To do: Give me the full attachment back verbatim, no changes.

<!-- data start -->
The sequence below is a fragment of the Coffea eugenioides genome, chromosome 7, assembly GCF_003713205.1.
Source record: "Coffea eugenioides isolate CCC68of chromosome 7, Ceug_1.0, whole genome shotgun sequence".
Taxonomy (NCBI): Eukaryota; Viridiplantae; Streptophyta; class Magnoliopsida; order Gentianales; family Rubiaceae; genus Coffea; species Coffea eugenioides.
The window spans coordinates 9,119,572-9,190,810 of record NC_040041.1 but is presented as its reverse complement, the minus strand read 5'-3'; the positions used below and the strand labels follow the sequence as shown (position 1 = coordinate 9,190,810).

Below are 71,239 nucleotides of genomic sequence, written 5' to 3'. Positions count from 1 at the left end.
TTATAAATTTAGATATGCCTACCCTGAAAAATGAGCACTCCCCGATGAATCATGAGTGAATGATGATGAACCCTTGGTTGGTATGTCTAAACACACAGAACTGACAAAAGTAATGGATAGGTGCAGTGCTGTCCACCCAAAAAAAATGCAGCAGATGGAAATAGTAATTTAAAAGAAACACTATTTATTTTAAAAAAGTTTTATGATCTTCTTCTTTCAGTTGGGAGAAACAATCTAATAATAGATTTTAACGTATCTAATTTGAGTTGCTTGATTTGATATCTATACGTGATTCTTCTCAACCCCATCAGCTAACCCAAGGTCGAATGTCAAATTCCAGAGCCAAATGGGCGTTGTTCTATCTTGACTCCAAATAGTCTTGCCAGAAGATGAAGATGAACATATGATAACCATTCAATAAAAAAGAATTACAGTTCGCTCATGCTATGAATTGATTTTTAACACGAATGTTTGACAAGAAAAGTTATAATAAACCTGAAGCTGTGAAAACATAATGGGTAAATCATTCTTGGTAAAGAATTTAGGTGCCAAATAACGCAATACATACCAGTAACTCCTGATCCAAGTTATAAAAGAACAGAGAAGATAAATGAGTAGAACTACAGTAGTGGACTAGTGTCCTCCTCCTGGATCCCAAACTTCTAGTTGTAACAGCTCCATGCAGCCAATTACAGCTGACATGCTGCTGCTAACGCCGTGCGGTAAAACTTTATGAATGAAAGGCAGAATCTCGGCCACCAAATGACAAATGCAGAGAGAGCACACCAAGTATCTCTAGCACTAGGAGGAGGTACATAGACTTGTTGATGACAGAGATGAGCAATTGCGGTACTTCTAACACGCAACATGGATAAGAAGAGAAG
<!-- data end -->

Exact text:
The sequence below is a fragment of the Coffea eugenioides genome, chromosome 7, assembly GCF_003713205.1.
Source record: "Coffea eugenioides isolate CCC68of chromosome 7, Ceug_1.0, whole genome shotgun sequence".
Taxonomy (NCBI): Eukaryota; Viridiplantae; Streptophyta; class Magnoliopsida; order Gentianales; family Rubiaceae; genus Coffea; species Coffea eugenioides.
The window spans coordinates 9,119,572-9,190,810 of record NC_040041.1 but is presented as its reverse complement, the minus strand read 5'-3'; the positions used below and the strand labels follow the sequence as shown (position 1 = coordinate 9,190,810).

Below are 71,239 nucleotides of genomic sequence, written 5' to 3'. Positions count from 1 at the left end.
TTATAAATTTAGATATGCCTACCCTGAAAAATGAGCACTCCCCGATGAATCATGAGTGAATGATGATGAACCCTTGGTTGGTATGTCTAAACACACAGAACTGACAAAAGTAATGGATAGGTGCAGTGCTGTCCACCCAAAAAAAATGCAGCAGATGGAAATAGTAATTTAAAAGAAACACTATTTATTTTAAAAAAGTTTTATGATCTTCTTCTTTCAGTTGGGAGAAACAATCTAATAATAGATTTTAACGTATCTAATTTGAGTTGCTTGATTTGATATCTATACGTGATTCTTCTCAACCCCATCAGCTAACCCAAGGTCGAATGTCAAATTCCAGAGCCAAATGGGCGTTGTTCTATCTTGACTCCAAATAGTCTTGCCAGAAGATGAAGATGAACATATGATAACCATTCAATAAAAAAGAATTACAGTTCGCTCATGCTATGAATTGATTTTTAACACGAATGTTTGACAAGAAAAGTTATAATAAACCTGAAGCTGTGAAAACATAATGGGTAAATCATTCTTGGTAAAGAATTTAGGTGCCAAATAACGCAATACATACCAGTAACTCCTGATCCAAGTTATAAAAGAACAGAGAAGATAAATGAGTAGAACTACAGTAGTGGACTAGTGTCCTCCTCCTGGATCCCAAACTTCTAGTTGTAACAGCTCCATGCAGCCAATTACAGCTGACATGCTGCTGCTAACGCCGTGCGGTAAAACTTTATGAATGAAAGGCAGAATCTCGGCCACCAAATGACAAATGCAGAGAGAGCACACCAAGTATCTCTAGCACTAGGAGGAGGTACATAGACTTGTTGATGACAGAGATGAGCAATTGCGGTACTTCTAACACGCAACATGGATAAGAAGAGAAG